Antigua has a total of 127 recorded shipwrecks. This number is huge when you see how tiny the island is. However, this tiny island is a 30 million-year-old volcanic rock formation, steeped in both natural and human history, and lies in a key trade route into the Caribbean. 

The Wreck of the Andes

One of the most famous shipwrecks on the Antigua coast is that of the Andes, a merchant ship. The wreck of the Andes is the most popular one because it is easily accessible lying in only 30 feet (9.1m) of water. Thus, tourists can easily visit and explore the wreck without specialized scuba gear. 

The Andes lies in only 30 feet (9.1m) of water (Unknown Author / Public Domain)

The Andes lies in only 30 feet (9.1m) of water (Unknown Author /  Public Domain )

The ship was a three-masted merchant ship and was originally headed for Chile in 1905 with a cargo of tar, but caught fire mid-journey. The ship burned out of control before sinking near Antigua. There it rests to this day at the bottom of Deep Bay, to be explored by the curious. 

The Wreck of the Jettias 

Another shipwreck in Antigua is that of the Jettias. The Jettias wreck is one of the oldest shipwrecks on the Antigua coast, and also one of the most visited. The Jettias was an old  French steam-powered freighter that sunk back in 1817, and lies only 80 feet (25m) away from the surface. The Jettias wreck is, therefore, very accessible for tourists.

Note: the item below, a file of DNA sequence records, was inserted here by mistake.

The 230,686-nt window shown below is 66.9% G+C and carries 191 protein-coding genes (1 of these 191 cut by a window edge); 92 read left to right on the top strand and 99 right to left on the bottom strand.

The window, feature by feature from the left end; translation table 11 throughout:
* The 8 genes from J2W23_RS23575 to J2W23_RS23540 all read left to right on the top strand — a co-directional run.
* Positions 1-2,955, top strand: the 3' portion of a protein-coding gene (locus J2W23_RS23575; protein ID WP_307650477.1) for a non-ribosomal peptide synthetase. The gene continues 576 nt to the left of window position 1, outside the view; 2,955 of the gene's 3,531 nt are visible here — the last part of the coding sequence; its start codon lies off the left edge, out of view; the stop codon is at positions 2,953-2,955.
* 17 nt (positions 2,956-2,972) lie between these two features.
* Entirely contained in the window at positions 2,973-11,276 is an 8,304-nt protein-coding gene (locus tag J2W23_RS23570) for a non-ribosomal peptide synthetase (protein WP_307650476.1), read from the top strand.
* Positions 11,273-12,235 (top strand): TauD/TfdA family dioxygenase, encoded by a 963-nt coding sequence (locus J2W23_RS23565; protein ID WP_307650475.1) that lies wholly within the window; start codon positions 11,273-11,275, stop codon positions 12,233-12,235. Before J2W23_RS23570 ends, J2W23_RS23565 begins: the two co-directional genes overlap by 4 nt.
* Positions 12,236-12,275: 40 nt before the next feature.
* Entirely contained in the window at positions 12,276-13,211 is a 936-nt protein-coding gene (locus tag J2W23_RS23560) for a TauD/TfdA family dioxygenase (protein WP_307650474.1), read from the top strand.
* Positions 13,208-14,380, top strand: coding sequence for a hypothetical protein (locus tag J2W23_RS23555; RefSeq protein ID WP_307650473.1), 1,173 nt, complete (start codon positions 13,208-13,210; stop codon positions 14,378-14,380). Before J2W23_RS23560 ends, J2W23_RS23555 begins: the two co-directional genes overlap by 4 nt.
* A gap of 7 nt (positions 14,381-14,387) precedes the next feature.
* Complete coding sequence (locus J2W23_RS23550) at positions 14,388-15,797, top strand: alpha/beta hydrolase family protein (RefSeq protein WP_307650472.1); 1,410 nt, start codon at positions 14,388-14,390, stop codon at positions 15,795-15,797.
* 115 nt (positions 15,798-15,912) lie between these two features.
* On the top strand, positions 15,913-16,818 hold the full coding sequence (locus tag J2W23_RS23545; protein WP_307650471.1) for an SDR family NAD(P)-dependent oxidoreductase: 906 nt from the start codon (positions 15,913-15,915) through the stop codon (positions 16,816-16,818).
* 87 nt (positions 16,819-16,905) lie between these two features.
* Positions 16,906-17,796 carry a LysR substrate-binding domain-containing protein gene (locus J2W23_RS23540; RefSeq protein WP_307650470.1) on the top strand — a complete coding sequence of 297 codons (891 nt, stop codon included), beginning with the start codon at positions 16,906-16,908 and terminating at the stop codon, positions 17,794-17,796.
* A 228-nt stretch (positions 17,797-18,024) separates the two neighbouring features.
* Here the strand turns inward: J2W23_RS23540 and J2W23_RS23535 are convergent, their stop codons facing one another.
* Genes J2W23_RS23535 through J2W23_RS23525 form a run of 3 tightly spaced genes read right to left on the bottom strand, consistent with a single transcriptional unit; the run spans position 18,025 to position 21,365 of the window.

Today, Jetties wreck is a popular diving spot. The wreck is broken down to the bow, boiler, ship engine, and stern, a testament to both the initial damage, and the centuries underwater. One can see the abundance of indigenous marine flora and fauna on his diving expeditions to the wreck. 

The Wreck of the Montserrat

Another wreck that is worth visiting on the Antigua coast is the Montserrat wreck. The Montserrat wreck sits surprisingly upright and intact on the seabed, and is great for deep divers. It is home to a rich diversity of marine life and remains largely untouched. However, its position means most visitors will require additional training and supervision to visit the Monserrat, and most tourists prefer the surface wrecks.

These are only the three most noteworthy of the Antigua shipwrecks that one must explore. 

A New Shipwreck Uncovered

The Antiguan government has reported the most recent 18th century shipwreck discovery in June 2021, a ship potentially even older than the Jettias. The  English Harbor of Antigua is a historic port, and this recent discovery has reaffirmed its importance. The wreck has been found in the mud of “Nelson’s Dockyard” in the port. 

English Harbour, Antigua (XtravaganT / Adobe Stock)

English Harbour, Antigua ( XtravaganT / Adobe Stock)

From primary investigations, the hull of the wreck appears to be 130 feet (40m) long. The authorities also think that the wreck is of non-British origin. Experts suspect that the recently discovered wreck may be of 1762 Beaumont, crafted by the French East  India Company. If so, the ship would be the only known intact example of a French East India Company hull. 

The Beaumont was a heavily armed French imperial merchant ship with a colorful history, even participating in the American revolution. If confirmed, this is sure to be another major tourist attraction for Antigua, in these most dangerous waters of the Caribbean.

Top Image: The waters around Antigua are filled with shipwrecks. Source:  Malbert / Adobe Stock

By Bipin Dimri